A. Brockway's Ancient Southwest— Report #4

Small Houses

Before we go on something more needs to be said about great houses and great kivas, to emphasize their difference from small houses (unit pueblos) and ordinary round rooms (kivas), such as those that may be viewed on the path leading to Casa Rinconada. It's so obvious that it needs to be pointed out (yes, I meant to say that) that buildings such as Pueblo Bonito and Chetro Ketl took a lot of work to build (Leckson 1986; Metcalf 2003). Unlike the mystery that for many years surrounded the construction of the pyramids in Egypt, the "how" of Chaco construction is straightforward: hard work, pure and simple. The first-time tourist who strolls through Pueblo Bonito with a Park Service summer intern guide (that was me) sees the different masonry styles, the corner and T-shaped doors, the multitude of round rooms, and 4-story standing walls—but the magnitude of the effort required to make these things doesn't sink in until later when thinking back on the experience.

Small houses, on the other hand, while not exactly slapped together, were built and rebuilt as they were needed, unlike the carefully planned great houses. Small houses were residences while great houses were public buildings in which some people lived.

Archaeologists of the early twentieth century thought these small houses preceded the great houses, that there was a developmental progression from small houses to great houses. But after tree-ring dating (dendochronolgy) became available in the 1920s and was applied to timbers in houses great and small, it was shown that the different styles coexisted.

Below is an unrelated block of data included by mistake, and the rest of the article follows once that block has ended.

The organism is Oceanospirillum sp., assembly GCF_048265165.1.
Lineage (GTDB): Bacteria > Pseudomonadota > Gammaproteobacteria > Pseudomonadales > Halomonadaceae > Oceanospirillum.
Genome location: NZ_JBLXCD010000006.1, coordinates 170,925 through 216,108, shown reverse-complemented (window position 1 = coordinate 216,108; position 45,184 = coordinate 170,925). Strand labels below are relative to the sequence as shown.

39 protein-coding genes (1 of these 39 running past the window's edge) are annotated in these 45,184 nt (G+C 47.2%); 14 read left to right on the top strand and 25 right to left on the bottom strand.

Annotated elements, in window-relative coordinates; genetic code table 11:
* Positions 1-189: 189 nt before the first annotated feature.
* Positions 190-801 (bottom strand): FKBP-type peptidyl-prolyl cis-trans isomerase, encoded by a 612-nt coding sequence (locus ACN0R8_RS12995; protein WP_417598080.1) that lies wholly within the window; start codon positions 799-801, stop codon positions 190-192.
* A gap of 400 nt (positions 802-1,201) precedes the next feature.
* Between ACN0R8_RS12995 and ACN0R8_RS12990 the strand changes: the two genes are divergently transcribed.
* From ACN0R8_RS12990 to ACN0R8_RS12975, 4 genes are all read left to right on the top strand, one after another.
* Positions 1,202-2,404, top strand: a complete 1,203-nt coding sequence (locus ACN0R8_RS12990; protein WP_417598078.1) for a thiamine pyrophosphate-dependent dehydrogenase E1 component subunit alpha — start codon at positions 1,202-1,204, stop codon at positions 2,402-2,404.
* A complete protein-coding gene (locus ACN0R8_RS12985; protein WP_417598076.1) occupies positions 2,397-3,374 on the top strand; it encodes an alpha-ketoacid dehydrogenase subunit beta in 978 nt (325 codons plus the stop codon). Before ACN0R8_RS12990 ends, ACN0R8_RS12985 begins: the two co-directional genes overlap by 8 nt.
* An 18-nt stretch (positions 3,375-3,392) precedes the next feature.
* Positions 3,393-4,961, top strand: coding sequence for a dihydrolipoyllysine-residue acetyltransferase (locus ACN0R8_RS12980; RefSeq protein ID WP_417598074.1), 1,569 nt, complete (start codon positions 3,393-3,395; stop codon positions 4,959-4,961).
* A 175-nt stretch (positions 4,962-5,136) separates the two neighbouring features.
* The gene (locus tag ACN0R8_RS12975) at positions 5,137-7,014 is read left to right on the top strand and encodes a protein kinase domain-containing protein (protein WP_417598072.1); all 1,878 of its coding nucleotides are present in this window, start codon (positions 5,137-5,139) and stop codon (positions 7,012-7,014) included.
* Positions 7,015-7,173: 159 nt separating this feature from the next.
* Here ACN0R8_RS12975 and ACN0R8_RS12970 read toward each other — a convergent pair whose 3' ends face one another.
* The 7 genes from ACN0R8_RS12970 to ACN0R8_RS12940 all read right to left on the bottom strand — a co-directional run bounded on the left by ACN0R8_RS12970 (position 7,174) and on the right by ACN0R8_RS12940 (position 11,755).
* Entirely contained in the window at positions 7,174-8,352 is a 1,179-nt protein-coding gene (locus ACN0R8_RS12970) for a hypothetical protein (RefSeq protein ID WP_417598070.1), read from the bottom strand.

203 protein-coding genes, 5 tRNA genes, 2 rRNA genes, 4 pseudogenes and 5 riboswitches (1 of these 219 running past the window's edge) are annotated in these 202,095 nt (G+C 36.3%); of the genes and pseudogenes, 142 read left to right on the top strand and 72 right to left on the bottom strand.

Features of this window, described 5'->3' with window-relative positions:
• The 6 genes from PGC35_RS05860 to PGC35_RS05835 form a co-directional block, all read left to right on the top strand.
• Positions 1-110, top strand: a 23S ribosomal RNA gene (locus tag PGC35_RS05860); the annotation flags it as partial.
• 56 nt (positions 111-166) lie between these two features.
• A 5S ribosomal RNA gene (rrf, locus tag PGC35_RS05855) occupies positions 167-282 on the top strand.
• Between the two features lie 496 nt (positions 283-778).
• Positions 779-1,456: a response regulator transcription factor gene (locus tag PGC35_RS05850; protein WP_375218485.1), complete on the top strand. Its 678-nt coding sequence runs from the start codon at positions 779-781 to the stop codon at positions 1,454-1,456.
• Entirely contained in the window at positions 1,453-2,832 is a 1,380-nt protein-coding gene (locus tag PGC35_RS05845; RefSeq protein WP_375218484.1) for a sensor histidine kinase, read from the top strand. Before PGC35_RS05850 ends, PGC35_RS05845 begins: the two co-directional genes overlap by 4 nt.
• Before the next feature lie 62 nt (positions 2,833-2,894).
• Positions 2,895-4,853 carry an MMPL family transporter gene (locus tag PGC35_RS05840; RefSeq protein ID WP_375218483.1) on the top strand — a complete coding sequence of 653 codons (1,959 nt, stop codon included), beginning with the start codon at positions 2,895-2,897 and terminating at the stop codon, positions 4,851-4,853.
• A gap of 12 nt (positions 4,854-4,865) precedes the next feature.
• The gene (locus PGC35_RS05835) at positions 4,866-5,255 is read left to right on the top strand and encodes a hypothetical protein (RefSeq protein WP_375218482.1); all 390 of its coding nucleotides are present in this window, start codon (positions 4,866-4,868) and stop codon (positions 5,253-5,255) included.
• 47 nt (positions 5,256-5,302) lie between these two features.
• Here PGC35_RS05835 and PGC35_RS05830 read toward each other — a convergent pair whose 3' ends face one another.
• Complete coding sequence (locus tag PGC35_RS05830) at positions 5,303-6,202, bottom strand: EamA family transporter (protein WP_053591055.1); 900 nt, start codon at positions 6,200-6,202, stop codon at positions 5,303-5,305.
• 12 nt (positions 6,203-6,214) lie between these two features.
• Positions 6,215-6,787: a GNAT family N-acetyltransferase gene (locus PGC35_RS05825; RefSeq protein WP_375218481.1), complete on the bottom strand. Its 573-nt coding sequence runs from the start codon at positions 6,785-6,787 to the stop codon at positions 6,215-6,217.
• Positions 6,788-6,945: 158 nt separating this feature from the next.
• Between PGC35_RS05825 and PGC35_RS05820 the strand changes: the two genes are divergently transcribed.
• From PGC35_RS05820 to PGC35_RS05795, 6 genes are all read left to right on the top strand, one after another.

Chaco Canyon contains scores of these small 1-story houses. Most of them are on the south side of Chaco Wash opposite the great houses that nestle under the cliff to the north. A natural assumption is that the inhabitants of the small houses were working class people who carried the burden of constructing the great houses. It's possible that that was, indeed, the case, even though, as some archeologists believe, they were of an entirely different cultural origin and were simply farmers. On the other hand, no one has found any work gang notes such those found in Khufu's Great Pyramid, so the jury is still out.

In Report #3 I pointed out that Casa Rinconada, an "isolated" great kiva, was not located within or near a great house. Instead, it was situated to serve the inhabitants of a large number of nearby small houses. Does that mean that Chacoan villages had no need for kivas of their own? By no means! They had many, many of them, as well they should since, as we saw in Report #2, what are called kivas are the pit house centers of unit dwellings. This one appears to be extremely deep because it really is three round rooms built one on top of the other. Incidentally, the large block that looks as if it doesn't belong in a kiva…doesn't; it was put there by the Park Service to stabilize the curved wall.

Part of the debris removed during excavation is the remains, if any, of the roof. Much can be learned from it, including what caused the roof to fall. A bed of ashes, for instance, is a dead giveaway. Excavation of many regular "kivas" has revealed that the roof usually was built up by placing logs from one internal support along the perimeter wall to another, as in the photo above (left) from Aztec Ruins. The logs were then put one on another until they formed a dome over the interior. A square opening was left in the center of the dome, which both allowed smoke to escape and permitted the introduction of a ladder for people to enter. The space between the top of the corbeled logs and the surface was then filled with rock and dirt, making the roof (from the exterior) flat. The resulting effect would have been similar to that of this reconstructed "kiva" at Spruce Tree House in Mesa Verde National Park.

Click here for an image of a cribbed roof from the interior of a reconstruction at Edge of the Cedars State Park, Blanding, UT.